News: August 2004 Archives

PLoS Medicine

PLoS Medicine will go live on 19 October 2004. PLoS Medicine will
commemorate the 10th anniversary of the International Conference on
Population and Development by scoring progress in reproductive health on
September 6.

PLoS Medicine
Fulltext v1+ (2004+)
http://www.plosmedicine.org
Print ISSN: 1549-1277 | Online ISSN: 1549-1676.

Thanks to Susanne DeRisi (PLoS Web Manager) and James Butcher, editor,
PLoS Medicine, for providing extra information following my post
yesterday.

George S. Porter
Sherman Fairchild Library of Engineering & Applied Science
California Institute of Technology
Mail Code 1-43, Pasadena, CA 91125-4300
Telephone (626) 395-3409 Fax (626) 431-2681
http://library.caltech.edu
contributor http://stlq.info |
http://www.earlham.edu/~peters/fos/fosblog.html

UPCOMING SPECIAL SEMINARS

Thursday, August 12, noon to 1:00 p.m., 450 CCRB
"Treatment of Tobacco Addiction: Past, Present and Future"
Dorothy Hatsukami, Ph.D., Professor, Department of Psychiatry, Principal Investigator, Transdisciplinary Tobacco Use Research Center, University of Minnesota

Tuesday, August 17, noon to 1:00 p.m., 450 CCRB
"Can Diet Protect Against Breast Cancer?"
Mimi C. Yu, Ph.D., Professor, University of Southern California, Norris Comprehensive Cancer Center

WOMENíS HEALTH RESEARCH CONFERENCE-2004

Monday, September 13, 2004, 8:30-5:00 p.m., Radisson-Metrodome Hotel, Minneapolis
Sponsor: University of Minnesota National Center of Excellence in Womenís Health
Keynote address: Florence Haseltine, M.D., Ph.D., Director, Center for Population Research

Featured speakers include Cancer Center members Doug Yee, M.D. and Amy Skubitz, Ph.D. Online registration is available at www.womenshealth.umn.edu or contact wmhealth@umn.edu, 612-626-1125.

Friday, September 17, 2004, Holiday Inn-Metrodome, Minneapolis, MN
This meeting is co-sponsored by the Minnesota Medical Association and the Minnesota Black Physicians Foundation. Register online at www.mnmed.org/mapb.

MedlinePlus: Understanding Medical Research

A *NEW* website with information and links on the topic of Understanding Medical Research.

29 Aug 2004

The American Public Health Association responded today to the U.S. Census Bureauís alarming report that the number of uninsured and Americans living in poverty both rose in 2003. The Census Bureau reported that the number of uninsured Americans rose by 1.4 million to 15.6 percent, or 45 million, in 2003, up from 15.2 percent in 2002, the third straight annual increase. Meanwhile, the nationís poverty rate also climbed to 12.5 percent last year, from 12.1 percent in 2002.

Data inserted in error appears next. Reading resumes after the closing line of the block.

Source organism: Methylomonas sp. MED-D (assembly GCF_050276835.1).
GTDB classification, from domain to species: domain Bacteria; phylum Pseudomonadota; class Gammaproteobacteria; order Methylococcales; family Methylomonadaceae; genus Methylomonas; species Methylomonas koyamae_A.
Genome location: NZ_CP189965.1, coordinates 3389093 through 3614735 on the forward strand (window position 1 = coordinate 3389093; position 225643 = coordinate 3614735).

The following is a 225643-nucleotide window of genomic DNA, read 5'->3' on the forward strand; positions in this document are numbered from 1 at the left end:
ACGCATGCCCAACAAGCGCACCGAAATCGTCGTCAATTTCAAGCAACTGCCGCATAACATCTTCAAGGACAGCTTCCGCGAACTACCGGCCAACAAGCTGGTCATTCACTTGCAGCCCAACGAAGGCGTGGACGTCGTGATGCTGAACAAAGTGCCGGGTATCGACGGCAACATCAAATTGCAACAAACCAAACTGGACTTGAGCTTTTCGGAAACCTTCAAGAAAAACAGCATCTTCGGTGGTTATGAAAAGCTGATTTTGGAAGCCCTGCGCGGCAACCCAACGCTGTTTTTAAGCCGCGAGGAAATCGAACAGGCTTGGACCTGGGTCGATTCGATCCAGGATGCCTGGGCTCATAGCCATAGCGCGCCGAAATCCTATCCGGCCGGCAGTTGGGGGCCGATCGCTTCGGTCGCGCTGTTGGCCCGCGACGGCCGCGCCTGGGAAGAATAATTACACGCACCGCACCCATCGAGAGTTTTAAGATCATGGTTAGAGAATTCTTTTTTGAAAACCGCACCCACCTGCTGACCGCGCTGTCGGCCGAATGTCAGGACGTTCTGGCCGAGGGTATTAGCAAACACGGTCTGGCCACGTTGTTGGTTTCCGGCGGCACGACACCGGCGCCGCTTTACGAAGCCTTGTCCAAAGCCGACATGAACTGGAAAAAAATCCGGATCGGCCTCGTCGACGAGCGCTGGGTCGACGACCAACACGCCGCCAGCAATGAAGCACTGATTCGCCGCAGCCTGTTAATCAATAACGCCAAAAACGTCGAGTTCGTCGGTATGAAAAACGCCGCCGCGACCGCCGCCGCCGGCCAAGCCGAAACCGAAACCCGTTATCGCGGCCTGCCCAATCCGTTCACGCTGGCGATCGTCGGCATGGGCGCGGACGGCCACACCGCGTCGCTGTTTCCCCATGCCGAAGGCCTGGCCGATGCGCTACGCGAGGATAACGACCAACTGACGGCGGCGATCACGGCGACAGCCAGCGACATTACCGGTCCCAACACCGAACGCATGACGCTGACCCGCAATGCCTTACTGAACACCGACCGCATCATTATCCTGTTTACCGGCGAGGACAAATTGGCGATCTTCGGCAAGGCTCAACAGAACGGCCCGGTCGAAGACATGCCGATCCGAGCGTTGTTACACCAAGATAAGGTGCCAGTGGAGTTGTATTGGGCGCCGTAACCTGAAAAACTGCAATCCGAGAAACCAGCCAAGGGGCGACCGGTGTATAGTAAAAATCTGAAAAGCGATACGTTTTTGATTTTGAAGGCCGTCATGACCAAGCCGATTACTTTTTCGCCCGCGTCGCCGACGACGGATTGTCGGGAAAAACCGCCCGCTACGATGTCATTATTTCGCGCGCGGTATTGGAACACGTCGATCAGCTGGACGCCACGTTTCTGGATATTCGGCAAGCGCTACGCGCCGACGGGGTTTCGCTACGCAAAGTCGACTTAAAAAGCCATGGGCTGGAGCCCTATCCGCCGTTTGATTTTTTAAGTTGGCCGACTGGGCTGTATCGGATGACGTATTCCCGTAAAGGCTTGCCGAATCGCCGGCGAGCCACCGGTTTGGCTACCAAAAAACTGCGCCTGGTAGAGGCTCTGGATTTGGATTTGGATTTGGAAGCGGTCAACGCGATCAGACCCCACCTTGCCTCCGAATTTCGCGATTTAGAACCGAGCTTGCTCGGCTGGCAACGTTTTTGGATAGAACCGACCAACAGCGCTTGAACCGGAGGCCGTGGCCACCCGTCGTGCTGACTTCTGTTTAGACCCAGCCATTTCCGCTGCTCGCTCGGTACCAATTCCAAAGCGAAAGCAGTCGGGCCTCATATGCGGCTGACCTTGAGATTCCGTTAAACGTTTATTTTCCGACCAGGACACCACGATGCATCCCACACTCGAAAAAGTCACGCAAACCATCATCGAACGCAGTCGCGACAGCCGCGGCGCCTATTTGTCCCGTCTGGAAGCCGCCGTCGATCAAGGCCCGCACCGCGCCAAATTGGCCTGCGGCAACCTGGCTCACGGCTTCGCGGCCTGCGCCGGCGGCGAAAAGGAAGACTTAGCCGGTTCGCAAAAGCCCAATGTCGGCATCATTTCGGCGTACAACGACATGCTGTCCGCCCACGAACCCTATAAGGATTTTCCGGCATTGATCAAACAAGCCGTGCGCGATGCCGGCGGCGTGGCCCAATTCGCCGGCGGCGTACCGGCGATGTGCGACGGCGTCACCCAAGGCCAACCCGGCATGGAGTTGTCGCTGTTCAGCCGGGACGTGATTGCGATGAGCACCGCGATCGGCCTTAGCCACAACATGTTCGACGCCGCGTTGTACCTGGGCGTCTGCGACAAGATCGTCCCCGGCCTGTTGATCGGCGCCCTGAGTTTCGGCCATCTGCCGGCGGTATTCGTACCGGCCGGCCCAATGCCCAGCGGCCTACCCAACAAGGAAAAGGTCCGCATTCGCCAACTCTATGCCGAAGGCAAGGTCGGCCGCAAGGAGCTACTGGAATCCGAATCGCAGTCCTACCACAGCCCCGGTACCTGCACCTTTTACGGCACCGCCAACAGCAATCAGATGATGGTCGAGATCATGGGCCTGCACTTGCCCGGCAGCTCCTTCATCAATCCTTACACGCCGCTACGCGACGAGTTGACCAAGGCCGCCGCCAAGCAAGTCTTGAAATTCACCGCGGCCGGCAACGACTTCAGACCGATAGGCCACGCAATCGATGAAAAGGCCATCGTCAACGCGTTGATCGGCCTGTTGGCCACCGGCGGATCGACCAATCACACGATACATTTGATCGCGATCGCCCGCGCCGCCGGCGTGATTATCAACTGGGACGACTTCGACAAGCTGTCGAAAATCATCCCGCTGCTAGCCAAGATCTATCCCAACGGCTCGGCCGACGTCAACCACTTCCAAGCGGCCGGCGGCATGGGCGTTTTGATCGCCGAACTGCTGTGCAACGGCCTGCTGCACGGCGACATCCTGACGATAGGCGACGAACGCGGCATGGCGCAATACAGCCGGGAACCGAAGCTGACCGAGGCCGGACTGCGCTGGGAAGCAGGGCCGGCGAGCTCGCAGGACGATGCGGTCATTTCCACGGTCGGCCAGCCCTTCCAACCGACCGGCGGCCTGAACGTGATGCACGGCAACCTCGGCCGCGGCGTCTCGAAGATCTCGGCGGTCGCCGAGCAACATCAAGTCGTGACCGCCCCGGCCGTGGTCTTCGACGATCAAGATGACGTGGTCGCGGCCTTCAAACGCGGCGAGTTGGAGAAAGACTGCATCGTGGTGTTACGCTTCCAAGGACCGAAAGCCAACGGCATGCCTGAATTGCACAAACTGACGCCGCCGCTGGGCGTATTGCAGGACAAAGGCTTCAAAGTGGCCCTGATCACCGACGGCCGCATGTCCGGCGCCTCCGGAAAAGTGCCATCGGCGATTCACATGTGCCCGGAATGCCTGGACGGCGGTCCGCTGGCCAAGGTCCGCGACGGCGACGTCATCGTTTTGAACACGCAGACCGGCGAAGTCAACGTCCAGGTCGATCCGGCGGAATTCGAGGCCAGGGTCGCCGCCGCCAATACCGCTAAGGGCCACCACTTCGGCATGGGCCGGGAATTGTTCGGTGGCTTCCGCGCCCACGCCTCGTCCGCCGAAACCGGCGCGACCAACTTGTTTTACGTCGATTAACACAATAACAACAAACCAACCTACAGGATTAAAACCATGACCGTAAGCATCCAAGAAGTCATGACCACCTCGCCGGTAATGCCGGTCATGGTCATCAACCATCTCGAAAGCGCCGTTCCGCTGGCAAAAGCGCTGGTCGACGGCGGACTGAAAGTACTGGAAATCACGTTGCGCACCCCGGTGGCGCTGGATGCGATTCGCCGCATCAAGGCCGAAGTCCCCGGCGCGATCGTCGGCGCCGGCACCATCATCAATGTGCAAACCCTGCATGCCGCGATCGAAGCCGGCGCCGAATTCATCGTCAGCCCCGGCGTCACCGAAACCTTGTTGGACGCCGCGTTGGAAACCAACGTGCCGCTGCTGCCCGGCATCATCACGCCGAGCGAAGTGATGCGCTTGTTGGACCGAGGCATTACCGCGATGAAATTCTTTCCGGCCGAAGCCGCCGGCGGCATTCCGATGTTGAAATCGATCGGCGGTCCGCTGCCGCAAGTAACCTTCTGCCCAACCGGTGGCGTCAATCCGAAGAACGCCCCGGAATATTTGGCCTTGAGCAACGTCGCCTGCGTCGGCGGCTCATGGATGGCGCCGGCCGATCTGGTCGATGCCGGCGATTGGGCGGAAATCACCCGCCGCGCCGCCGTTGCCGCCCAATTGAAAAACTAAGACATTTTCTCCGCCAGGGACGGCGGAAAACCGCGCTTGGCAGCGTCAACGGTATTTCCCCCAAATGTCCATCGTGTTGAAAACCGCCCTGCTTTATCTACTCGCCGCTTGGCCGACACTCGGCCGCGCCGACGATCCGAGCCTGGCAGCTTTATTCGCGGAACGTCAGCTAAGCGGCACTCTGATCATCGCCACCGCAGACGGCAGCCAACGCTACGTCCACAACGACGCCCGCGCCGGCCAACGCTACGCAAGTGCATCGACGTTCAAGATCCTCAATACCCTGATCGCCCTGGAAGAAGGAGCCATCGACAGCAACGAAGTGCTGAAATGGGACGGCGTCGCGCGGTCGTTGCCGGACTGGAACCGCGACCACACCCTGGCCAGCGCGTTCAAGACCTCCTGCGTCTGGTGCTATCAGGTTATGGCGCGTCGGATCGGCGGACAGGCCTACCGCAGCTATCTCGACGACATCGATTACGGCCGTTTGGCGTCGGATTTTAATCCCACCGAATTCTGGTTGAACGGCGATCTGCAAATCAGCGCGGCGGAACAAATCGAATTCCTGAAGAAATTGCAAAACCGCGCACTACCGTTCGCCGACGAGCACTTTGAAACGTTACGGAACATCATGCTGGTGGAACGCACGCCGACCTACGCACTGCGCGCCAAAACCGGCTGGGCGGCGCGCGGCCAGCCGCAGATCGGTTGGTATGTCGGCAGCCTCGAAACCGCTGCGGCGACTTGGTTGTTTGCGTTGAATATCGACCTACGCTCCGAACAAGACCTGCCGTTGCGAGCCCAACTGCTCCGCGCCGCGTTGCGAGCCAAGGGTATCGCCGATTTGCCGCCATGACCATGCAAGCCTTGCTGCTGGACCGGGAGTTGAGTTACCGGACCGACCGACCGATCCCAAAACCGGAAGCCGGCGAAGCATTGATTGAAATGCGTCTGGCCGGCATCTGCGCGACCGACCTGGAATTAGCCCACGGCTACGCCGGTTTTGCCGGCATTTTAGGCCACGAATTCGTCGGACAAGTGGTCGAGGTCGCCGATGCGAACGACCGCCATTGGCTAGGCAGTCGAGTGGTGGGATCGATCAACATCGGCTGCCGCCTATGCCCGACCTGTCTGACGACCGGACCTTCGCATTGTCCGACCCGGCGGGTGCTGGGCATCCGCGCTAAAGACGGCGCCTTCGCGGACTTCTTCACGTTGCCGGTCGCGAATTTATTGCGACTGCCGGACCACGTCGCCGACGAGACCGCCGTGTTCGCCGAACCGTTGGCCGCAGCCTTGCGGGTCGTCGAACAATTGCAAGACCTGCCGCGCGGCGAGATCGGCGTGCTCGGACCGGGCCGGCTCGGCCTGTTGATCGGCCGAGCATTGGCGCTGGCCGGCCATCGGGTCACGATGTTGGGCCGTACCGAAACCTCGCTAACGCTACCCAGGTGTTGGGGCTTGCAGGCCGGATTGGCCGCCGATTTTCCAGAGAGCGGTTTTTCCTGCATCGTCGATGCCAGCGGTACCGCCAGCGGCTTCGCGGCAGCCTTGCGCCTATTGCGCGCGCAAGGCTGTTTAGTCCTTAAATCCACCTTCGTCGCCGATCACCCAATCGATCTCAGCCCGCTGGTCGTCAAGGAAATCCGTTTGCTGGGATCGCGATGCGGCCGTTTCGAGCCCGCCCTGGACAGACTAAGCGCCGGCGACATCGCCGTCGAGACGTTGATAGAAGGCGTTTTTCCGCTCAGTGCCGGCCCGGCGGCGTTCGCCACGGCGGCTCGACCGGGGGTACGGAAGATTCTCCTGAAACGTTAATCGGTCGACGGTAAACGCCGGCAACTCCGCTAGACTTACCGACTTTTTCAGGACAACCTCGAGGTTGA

The Census Bureau largely attributed the decline in insurance coverage rates to the drop in coverage from employment-based health plans, partially offset by increases in government health coverage. Employment-based health insurance coverage fell 0.9 percentage points between 2002 and 2003, while Medicare coverage increased 0.2 percentage points.

Article from Medical News Today

The American Cancer Society has issued a Request for Applications for the American Cancer Society-Barbara Thomason Research Professorship or Clinical Research Professorship for Ovarian Cancer. The award is intended for an outstanding mid-career investigator who has made seminal contributions to our understanding of the etiology, genetics, pathogenesis, epidemiology, diagnosis or treatment of ovarian cancer and who continues to provide leadership in this research area. Applications from distinguished investigators in all categories of ovarian cancer research, including basic, translational, clinical and applied research, are requested. The amount of the award is $100,000 per year for five years and may be renewed for an additional five years. Candidates must be American citizens or permanent residents with at least 10 years of experience beyond receipt of their terminal degree and within 15 years of their appointment as a full professor. To get more information, click here to view the entire RFA